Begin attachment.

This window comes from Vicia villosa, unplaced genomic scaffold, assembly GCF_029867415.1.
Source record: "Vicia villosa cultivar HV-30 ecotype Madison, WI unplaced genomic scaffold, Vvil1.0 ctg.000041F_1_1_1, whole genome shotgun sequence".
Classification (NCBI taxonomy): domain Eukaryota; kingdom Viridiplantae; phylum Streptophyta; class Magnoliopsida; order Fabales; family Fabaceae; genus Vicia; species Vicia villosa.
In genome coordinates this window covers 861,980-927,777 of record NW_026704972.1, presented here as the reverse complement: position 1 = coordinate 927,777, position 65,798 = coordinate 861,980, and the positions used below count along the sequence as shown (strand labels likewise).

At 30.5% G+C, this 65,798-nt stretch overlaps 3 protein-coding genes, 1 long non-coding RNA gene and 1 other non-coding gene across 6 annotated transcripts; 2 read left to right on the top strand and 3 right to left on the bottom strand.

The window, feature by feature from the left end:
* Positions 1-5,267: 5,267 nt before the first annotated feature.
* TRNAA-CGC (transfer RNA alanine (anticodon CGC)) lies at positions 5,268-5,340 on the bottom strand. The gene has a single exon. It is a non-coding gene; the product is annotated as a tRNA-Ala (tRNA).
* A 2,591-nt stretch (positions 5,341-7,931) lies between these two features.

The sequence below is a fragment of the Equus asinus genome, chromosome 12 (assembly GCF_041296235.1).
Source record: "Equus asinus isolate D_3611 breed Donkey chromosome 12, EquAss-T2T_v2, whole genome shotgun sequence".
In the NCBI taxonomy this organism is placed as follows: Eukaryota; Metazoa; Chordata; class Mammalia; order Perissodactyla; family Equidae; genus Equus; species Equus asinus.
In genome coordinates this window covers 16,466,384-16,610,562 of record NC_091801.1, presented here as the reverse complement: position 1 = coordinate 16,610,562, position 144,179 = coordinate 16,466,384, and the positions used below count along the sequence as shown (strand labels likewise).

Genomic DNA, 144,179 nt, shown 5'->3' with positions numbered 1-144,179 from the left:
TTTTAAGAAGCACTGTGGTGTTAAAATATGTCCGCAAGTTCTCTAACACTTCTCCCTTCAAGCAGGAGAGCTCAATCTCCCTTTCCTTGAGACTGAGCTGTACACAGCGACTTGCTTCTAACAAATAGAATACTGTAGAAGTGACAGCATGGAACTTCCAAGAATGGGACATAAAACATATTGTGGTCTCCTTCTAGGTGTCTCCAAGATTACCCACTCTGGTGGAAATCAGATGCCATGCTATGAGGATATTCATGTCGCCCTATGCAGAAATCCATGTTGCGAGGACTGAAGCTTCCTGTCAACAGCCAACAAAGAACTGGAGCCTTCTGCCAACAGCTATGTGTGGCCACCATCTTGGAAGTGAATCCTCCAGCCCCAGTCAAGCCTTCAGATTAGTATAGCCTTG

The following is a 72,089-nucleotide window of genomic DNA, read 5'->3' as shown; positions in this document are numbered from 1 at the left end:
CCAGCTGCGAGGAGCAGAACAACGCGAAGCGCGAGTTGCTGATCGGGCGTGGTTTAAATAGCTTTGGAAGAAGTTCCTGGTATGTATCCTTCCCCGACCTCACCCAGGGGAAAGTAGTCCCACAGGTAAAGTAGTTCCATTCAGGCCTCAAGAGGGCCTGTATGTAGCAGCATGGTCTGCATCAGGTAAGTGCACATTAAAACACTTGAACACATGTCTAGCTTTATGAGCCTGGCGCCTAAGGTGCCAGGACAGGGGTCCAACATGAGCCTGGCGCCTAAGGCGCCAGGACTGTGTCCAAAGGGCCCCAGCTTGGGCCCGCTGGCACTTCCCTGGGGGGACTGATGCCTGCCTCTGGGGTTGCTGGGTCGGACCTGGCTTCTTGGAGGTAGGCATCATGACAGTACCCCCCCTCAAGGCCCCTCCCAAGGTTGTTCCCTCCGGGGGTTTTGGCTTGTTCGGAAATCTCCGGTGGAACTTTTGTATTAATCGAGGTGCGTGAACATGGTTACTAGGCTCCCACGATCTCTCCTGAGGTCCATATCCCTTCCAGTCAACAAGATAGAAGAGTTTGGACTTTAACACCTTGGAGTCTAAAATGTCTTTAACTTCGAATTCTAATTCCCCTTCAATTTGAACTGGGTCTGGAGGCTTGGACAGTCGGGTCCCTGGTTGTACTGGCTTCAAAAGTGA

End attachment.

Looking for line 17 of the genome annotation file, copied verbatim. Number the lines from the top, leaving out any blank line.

CCAGCTGCGAGGAGCAGAACAACGCGAAGCGCGAGTTGCTGATCGGGCGTGGTTTAAATAGCTTTGGAAGAAGTTCCTGGTATGTATCCTTCCCCGACCTCACCCAGGGGAAAGTAGTCCCACAGGTAAAGTAGTTCCATTCAGGCCTCAAGAGGGCCTGTATGTAGCAGCATGGTCTGCATCAGGTAAGTGCACATTAAAACACTTGAACACATGTCTAGCTTTATGAGCCTGGCGCCTAAGGTGCCAGGACAGGGGTCCAACATGAGCCTGGCGCCTAAGGCGCCAGGACTGTGTCCAAAGGGCCCCAGCTTGGGCCCGCTGGCACTTCCCTGGGGGGACTGATGCCTGCCTCTGGGGTTGCTGGGTCGGACCTGGCTTCTTGGAGGTAGGCATCATGACAGTACCCCCCCTCAAGGCCCCTCCCAAGGTTGTTCCCTCCGGGGGTTTTGGCTTGTTCGGAAATCTCCGGTGGAACTTTTGTATTAATCGAGGTGCGTGAACATGGTTACTAGGCTCCCACGATCTCTCCTGAGGTCCATATCCCTTCCAGTCAACAAGATAGAAGAGTTTGGACTTTAACACCTTGGAGTCTAAAATGTCTTTAACTTCGAATTCTAATTCCCCTTCAATTTGAACTGGGTCTGGAGGCTTGGACAGTCGGGTCCCTGGTTGTACTGGCTTCAAAAGTGA